Some of the common reasons why DXP may need to access the database instead of the cache


  • Why there are so many journalarticle calls in the database rather than in the cache?


  • Liferay DXP [all versions]


  • A JournalArticle object in the database represents a Web Content Article, so the query would run any time that Liferay needs to fetch a Web Content Article for any reason if it wasn’t able to find the Web Content Article in the cache. It would be extremely difficult to list out all the possible scenarios under which this query could run, as there are a large number of reasons why Liferay might need to fetch a Web Content Article. However, a non-exhaustive list would include the following:

    • The user is visiting the Site Administration > Content & Data > Web Content Menu. In this case, potentially up to n JournalArticle queries will need to be run, where n is the amount of Web Content that the user sees on the page.

    • The user attempts to edit a Web Content

    • The user visits a page with a Web Content Display portlet(s) and/or an Asset Publisher portlet(s) that are configured to render Web Content. In this case, up to n JournalArticle queries will need to be run, where n is the number of Web Content displayed across the portlets on the page.

    • The Web Content article has breached its expiration date or its review date, and the automated process is running to expire it or send out the review notification for it.

    Remember, this is not a comprehensive list; these are just some of the most common scenarios that might help here. Also remember, Liferay will always attempt to fetch the article from the cache first, and it will only run the JournalArticle query if the article couldn’t be found in the cache.


Additional Information

  • There are some of the most common reasons why the JournalArticle may not be in the cache:
    • The JournalArticle simply had not yet been read from the database at the time of the query. It should only happen once after startup per JournalArticle, and then never again until the portal is restarted. However, it could be possible if users are frequently adding new JournalArticles.
    • The JournalArticle was previously evicted from the cache because the cache was too small to hold all the JournalArticles. This could happen if the number of JournalArticles in the database exceeds the maxElementsInMemory value defined in their cache configuration. This will cause JournalArticles to be evicted from the cache whenever the cache size gets too large. If this is the case, it could be resolved by tuning the cache to have a larger maxElementsInMemory value, and possibly also increasing the JVM’s allotted memory to compensate for the increased cache size.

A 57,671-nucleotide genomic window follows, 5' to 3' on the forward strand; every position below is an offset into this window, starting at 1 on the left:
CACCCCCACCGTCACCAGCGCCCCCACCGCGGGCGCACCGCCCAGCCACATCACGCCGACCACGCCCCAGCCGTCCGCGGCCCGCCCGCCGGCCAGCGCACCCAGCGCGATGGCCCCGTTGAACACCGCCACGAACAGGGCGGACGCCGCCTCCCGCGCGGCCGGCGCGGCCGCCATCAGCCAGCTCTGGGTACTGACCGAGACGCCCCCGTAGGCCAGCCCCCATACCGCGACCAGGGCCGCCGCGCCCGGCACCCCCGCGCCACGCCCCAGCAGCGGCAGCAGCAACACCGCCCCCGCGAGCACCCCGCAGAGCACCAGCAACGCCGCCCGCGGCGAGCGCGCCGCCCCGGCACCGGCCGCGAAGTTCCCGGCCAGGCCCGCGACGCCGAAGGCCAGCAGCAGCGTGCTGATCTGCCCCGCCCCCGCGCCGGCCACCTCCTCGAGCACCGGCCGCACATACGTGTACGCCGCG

• The JournalArticle was previously expired from the cache because it sat unused for too long. This could happen if the JournalArticle is sitting idle in the cache, never being fetched, for longer than the timeToIdleSeconds value defined in their cache configuration. If this is the issue, then users can tune the cache by increasing the timeToIdleSeconds value. 
    • The JournalArticle was previously evicted from the cache because it had been updated. Whenever the JournalArticle is updated, it is immediately evicted from all caches and must be re-fetched from the database the next time. This might be the culprit if users have some sort of custom code or automated process that is frequently updating JournalArticles.
  • The above information is from a product standpoint, kindly review this Introduction to Cache Configuration article. Please be noted that Liferay support is limited to providing any specific suggestions or recommendations about what cache configuration values users should set. However, we have a different channel named the "global services team" who can assist users further with this, as this comes under their scope of work.
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